Thai food is one of my personal faves and it's definitely one of the world's best cuisines, while I find Filipino food on the other hand kinda sloppy, messy, and darky with an overwhelming emphasis on pork dishes. I think it kinda unfathomable as the Philippines is supposed to have a rich culinary tradition with its rich native ingredients and spices on top of centuries of foreign cultural interactions (Chinese, Japanese, Malay, Arab, Indian) and Spanish domination.

Last edited by kyh; 03-10-2013 at 05:13 AM..
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Old 03-12-2013, 10:15 PM
 
9,334 posts, read 19,465,037 times
Reputation: 4442
Quote:
Originally Posted by Ay Nako View Post
You had a sneaky Lola. LOL.

Sounds like I'd heard of Cendrillon (i live on the west coast, but grew up on the east cost - so if it was a good place, damn... I missed it).

So, you mentioned "paella." There's something about those vestige spanish names "in the Philippines" that seem to do damage in the culinary world. In other words, if you're going to have a Filipino restaurant with a broader patronage who knows nothing about Filipino food (somehow the word "cuisine" has always irked me - because "right now" it's kind of a street food almost - hasn't really earned a rep in culinaria, so somehow to call it cuisine is really a little funky. it's even more irksome when someone goes on a food show to show the world what filipino food is, and then they present a dish and highlight "hot dog" and call it "cuisine." do you see what I mean? it goes like this: "imelda, so here in Idaho there really aren't a lot of filipino food places, so locals here haven't necessarily been exposed to this type of food. can you give us a run down on what filipino food is?" then imelda answers: "well dare are a Meeks (Mix - hate that word without being explained in context) of Espaneeesh and Chinese and Hot Dog." Ugh!!! Hahaha. You hang on your seat hoping the presenter can class it up, explain it well, and show some beautifully done examples - - but NOOOO !!!!! They show something like spaghetti and hot dogs. UUUUUUUGGGGGGGH!!!

So, getting back to my initial explanation (I went off on a tangent): When Filipino restaurants call food items by their Spanish names (you mentioned "paella"), here is the result: professionals, the foodie consumers (who dine out and want to find great meals, unusual, different, and fantastic meals, and sometimes comfort food) will always compare it with their experience of the spanish version and expect it to be what they're used to. It's like setting up for failure from the start. I'm not a fan of Spanish names in any of the culture. That's my $ .02 - that's my humble opinion. I've even tried to read national Philippine literature (of the great Philippine authors). Nope. Whenever there were Spanish terms I kept thinking I was reading something set in Mexico. Why do I feel this way? Probably because Latinos / Hispanics / and Mexicans here in California are always in the news committing the most horrendous crimes, every 5 minutes a news story comes on and it's about a crime committed by a hernandez, martinez, ramirez, or gutierrez. I have been trained to think that hispanic means dangerous.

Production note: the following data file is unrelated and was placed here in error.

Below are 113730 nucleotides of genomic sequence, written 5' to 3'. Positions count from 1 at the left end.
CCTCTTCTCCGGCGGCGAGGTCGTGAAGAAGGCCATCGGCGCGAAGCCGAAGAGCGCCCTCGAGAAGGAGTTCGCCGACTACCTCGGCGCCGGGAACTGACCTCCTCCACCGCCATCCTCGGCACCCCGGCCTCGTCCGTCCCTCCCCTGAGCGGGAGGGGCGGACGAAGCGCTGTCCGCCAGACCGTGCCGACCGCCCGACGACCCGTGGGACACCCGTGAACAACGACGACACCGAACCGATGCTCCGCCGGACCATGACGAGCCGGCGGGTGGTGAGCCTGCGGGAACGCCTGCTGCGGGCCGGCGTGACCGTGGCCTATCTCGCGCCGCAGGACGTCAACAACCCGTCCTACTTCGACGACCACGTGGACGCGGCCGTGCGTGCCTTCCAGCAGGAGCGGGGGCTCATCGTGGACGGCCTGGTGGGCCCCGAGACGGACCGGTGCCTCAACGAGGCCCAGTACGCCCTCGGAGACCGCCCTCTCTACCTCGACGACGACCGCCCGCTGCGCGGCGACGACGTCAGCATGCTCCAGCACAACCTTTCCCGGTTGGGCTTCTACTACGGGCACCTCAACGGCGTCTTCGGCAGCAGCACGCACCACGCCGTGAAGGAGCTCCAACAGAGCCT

I live in the United States - and the only filipino food that can be easily gotten for me is in quick filipino food restaurants (if there isn't a party being attended). That food isn't always the greatest, but sometimes it's good fresh and hot (if you time it right, it hasn't been sitting under a heatlamp for ages). I'm all about Filipino food names in tagalog or other dialects - just ixnay the espanol (my $.02 - everyone's entitled to the opinion). I just don't think the Spanish did much for the culture - but they sure did fill their ships with a lot of natural resources, didn't they?
Sorry I don't get your point. People can easily do research to realize the name may be the same but the application is different. Sorry your folks cook with shrimp paste, Lola forbade it and I've never wanted it, though oddly I like Vegemite which is nasty
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Old 03-12-2013, 10:38 PM
 
Location: In the heights
22,142 posts, read 23,668,851 times
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Quote:
Originally Posted by minibrings View Post
Sorry I don't get your point. People can easily do research to realize the name may be the same but the application is different. Sorry your folks cook with shrimp paste, Lola forbade it and I've never wanted it, though oddly I like Vegemite which is nasty
Fermented shrimp paste I did like. Great stuff especially when used in a stir-fry for water spinach. Give it a shot, yea?